[PIC] A Laptop Computer Displays The Cover of "The Light In The Lake" by Sarah R. Baughman and Subsequent Student Comments As Post It Notes
As teachers at Dutchess BOCES adjust to the “new normal” during the ongoing COVID-19 pandemic, Salt Point Center special education teacher Kourtney FitzMaurice has found a way to bring her class of in-person and remote students together with a fun activity.

FitzMaurice, who teaches sixth, seventh and eighth graders, looked for ways to make her class feel as one rather than two separate classes.  She started using Jamboard, an interactive whiteboard system developed by Google, to enable more class participation. She trained on this Google app during the summer.

“I had used it as a virtual dry erase board for math,” FitzMaurice said. “As we are split into two cohorts, but would like to do some portions as a whole class, we have implemented the use of Jamboard.”

When the students were first given the book “Light in the Lake” by Sarah R. Baughman they were asked to make predictions of what it was about based solely off the cover and prologue and then added their notes to the Jamboard, FitzMaurice said.

“This has an unlimited potential for every academic area,” she said.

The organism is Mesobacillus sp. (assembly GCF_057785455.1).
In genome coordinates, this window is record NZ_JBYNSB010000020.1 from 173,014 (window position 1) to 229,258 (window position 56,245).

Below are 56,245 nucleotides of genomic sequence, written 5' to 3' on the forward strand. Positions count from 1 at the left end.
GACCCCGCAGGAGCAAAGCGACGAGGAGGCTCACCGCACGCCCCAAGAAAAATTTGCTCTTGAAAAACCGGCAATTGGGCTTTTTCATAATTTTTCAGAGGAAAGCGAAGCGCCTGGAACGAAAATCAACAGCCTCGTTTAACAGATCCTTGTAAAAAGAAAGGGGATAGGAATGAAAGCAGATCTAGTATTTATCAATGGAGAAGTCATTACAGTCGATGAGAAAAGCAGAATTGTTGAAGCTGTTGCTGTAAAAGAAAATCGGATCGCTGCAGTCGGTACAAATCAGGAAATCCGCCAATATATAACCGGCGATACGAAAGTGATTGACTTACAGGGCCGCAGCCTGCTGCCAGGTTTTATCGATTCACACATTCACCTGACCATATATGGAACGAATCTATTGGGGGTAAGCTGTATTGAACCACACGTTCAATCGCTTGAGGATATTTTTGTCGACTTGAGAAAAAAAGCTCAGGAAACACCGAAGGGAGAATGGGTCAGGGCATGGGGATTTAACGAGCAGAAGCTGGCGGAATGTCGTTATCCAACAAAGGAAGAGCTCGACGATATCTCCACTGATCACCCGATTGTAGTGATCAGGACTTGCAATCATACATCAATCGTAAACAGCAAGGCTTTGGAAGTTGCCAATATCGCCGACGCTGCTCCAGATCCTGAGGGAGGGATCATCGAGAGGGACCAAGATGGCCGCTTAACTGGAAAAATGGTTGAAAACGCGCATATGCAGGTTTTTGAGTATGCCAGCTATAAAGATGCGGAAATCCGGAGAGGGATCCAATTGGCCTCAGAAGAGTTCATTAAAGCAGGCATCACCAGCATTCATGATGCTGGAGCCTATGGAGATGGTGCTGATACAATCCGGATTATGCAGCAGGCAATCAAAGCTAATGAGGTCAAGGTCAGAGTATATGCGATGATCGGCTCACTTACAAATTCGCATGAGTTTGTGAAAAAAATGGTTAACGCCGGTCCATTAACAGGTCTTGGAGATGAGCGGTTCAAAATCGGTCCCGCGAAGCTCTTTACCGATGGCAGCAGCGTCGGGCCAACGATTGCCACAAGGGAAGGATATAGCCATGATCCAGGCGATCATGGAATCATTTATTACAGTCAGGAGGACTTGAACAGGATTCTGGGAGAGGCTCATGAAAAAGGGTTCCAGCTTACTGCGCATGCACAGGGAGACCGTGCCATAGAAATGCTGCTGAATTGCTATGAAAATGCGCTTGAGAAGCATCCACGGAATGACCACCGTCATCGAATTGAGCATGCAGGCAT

The students enjoyed the guessing game because they thrive best in situations where they all work simultaneously and receive more immediate feedback, FitzMaurice said.

“They were all active and engaged,” she said. “It was a wonderful lesson that allowed us to be a whole group during such a fractured time.”

Student contributions appear on the Jamboard in the form of electronic post-it notes and every sees all of their classmates’ comments.

FitzMaurice’s class participates in the Big Read, a National Endowment for the Arts initiative aiming to inspire conversation and discovery through community-wide reading programs, according to the NEA website. Since FitzMaurice’s students are younger, they participate in the initiative’s “Little Read.”

“As we are all getting used to the ‘new normal’ in school, it is about pulling the split classes together as a community,” FitzMaurice said. “If this goes on longer, for sure it would be a great tool to bring the building together on a building wide project.”